enhanced in 2010
Only specific wines show health benefits. This article points at the wines with the highest health benefits. It also discusses in which wines to find specific chemical compounds such as polyphenols, resveratrol, procyanidins and OPCs.
The French paradoxThe French paradox refers to the observation that the French suffer a relatively low incidence of coronary heart disease, despite having a diet relatively rich in saturated fats. The phenomenon was first noted by Irish physician Samuel Black in 1819.
Oxidative stress is an attack on cells when a biological system cannot readily detoxify the redox reactive intermediates or easily repair the resulting damage.
Oxidative stress is involved in many diseases, such as atherosclerosis, Parkinson's disease, heart failure, myocardial infarction, Alzheimer's disease, fragile X syndrome and chronic fatigue syndrome, but short-term oxidative stress may also be important in prevention of aging by induction of a process named mitohormesis.
Free radical scavengers
Antioxidants are free radical scavengers: they slow or prevent the oxidation of other molecules by capturing free radicals. Oxidation is a chemical reaction that transfers electrons from a substance to an oxidizing agent. Oxidation reactions can produce free radicals, which start chain reactions that damage cells. Antioxidants terminate these chain reactions by removing free radical intermediates, and inhibit other oxidation reactions by being oxidized themselves. As a result, antioxidants often are reducing agents such as thiols or polyphenols.
Polyphenols are a group of chemical substances found in plants. Flavonoids are the most abundant polyphenols in the diet. Tannins of the wine contain some flavonoid polyphenols. It is in the first years of the wine that some polyphenols help prevent cardiovascular diseases and some cancers, among other health benefits.
Other sources of flavonoids include all citrus fruits, berries, ginkgo biloba, onions, parsley, pulses, tea (especially white and green tea), seabuckthorn, and chocolate with a cocoa content of 70 percent or greater.
Resveratrol in red wines
Phytoalexins are antibiotics produced by plants when under attack by pathogens such as bacteria or fungi. Resveratrol is a phytoalexin produced naturally by several plants — including vines.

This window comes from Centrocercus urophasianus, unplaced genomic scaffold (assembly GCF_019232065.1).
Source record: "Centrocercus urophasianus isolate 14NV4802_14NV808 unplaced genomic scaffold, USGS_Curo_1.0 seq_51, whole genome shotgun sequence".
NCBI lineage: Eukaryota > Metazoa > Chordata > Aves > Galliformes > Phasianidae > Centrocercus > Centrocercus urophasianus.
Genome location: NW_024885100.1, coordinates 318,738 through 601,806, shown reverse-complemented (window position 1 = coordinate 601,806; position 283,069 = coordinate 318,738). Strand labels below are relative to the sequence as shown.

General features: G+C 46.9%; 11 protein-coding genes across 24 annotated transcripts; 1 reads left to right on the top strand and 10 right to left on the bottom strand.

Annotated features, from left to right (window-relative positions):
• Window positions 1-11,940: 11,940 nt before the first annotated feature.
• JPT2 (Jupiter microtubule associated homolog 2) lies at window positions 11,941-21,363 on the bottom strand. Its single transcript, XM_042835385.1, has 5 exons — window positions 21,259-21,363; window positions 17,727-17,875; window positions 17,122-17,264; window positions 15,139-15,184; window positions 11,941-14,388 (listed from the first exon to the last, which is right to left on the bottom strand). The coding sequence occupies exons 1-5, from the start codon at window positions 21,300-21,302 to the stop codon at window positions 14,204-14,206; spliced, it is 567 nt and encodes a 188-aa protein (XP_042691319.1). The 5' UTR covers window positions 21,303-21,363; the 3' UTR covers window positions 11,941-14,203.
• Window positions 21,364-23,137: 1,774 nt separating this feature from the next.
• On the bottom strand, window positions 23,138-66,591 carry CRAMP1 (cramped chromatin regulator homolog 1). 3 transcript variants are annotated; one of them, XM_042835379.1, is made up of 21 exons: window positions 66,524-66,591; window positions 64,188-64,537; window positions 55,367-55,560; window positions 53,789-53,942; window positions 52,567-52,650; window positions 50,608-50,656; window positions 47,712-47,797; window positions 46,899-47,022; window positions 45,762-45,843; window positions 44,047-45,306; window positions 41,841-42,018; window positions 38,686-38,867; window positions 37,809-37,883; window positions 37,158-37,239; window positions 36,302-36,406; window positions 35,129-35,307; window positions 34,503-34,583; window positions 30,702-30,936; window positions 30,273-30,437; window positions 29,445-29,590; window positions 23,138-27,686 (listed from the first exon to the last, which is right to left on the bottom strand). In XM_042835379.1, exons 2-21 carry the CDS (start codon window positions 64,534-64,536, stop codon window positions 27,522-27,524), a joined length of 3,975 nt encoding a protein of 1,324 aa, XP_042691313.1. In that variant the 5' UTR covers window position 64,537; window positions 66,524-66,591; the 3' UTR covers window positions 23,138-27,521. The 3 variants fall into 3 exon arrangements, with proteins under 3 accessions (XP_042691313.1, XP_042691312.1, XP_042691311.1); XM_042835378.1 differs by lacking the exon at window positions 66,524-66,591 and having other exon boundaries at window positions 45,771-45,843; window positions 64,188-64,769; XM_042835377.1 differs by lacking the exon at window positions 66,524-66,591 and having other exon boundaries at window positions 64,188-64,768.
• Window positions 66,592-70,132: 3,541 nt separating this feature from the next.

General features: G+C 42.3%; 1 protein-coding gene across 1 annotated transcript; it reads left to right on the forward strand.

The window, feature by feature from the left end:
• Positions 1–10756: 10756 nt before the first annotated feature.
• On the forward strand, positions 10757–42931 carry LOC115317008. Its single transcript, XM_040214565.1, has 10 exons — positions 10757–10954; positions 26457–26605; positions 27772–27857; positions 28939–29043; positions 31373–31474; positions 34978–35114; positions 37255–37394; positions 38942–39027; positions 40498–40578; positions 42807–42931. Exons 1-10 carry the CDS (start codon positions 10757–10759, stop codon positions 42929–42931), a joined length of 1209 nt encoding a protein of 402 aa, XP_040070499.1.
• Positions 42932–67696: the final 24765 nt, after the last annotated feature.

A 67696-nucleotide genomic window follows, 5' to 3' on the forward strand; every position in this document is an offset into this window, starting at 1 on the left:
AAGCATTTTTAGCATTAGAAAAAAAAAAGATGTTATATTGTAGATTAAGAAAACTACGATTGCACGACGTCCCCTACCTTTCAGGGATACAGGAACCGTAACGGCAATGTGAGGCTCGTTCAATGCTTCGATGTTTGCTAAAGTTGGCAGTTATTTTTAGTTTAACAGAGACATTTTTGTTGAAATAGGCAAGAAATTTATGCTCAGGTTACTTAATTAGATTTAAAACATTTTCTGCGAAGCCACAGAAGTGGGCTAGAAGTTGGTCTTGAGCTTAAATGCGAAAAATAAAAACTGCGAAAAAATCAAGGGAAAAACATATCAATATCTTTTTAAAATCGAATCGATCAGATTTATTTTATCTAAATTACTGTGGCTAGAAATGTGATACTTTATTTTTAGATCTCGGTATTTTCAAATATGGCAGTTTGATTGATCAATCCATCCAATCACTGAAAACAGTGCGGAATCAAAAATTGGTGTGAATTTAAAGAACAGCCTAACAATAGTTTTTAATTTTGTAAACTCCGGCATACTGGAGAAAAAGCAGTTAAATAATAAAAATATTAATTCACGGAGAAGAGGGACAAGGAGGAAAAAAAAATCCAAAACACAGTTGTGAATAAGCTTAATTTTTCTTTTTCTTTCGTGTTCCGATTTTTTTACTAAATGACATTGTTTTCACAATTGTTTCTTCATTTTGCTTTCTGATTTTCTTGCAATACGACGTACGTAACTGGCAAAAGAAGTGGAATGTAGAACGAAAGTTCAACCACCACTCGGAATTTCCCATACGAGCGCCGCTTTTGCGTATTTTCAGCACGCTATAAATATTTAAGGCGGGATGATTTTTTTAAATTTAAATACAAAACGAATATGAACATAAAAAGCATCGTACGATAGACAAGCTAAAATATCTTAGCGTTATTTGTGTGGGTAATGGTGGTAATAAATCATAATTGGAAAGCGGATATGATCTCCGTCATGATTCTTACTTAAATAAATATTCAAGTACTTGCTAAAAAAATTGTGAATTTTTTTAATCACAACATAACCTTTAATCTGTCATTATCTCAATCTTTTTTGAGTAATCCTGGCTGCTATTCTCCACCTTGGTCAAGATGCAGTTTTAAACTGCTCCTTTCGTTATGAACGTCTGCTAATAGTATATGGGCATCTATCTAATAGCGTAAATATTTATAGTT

The health benefits of resveratrol on humans are unproven. In mouse and rat experiments, anti-cancer, anti-inflammatory, blood-sugar-lowering and other beneficial cardiovascular effects of resveratrol have been reported. Most of these results have yet to be replicated in humans.
Resveratrol is found in the skin of red grapes. Malbec has a thick skin and contains much resveratrol. Vine grapes grown in cooler climates have higher resveratrol levels than those from warmer climes (such as California and Spain). The varieties with most resveratrol in the wine include malbec, petite sirah, st. laurent and pinot noir.
Health benefits of procyanidin flavonoids
Proanthocyanidins are essentially polymer chains of flavonoids such as catechins. They are also known as OPCs, pycnogenol, leukocyanidin and leucoanthocyanin. They are found in many plants, and grape seeds and skin.
The effects of proanthocyanidins include neutralizing oxidants and free radicals, depressing blood fat, and inhibiting destruction of collagen, the most abundant protein in the body. These influences, along with other mechanisms, explain their benefit in venous and capillary disorders, including venous insufficiency, capillary fragility, diabetic retinopathy and macular degeneration. Some research indicates that the vascular benefits of red wine drinking depend on the presence of oligomeric proanthocyanidins.
Additionally, studies have shown that OPCs may prevent cardiovascular disease by mitigating the negative effects of high cholesterol on the heart and blood vessels.
OPCs depend on winemaking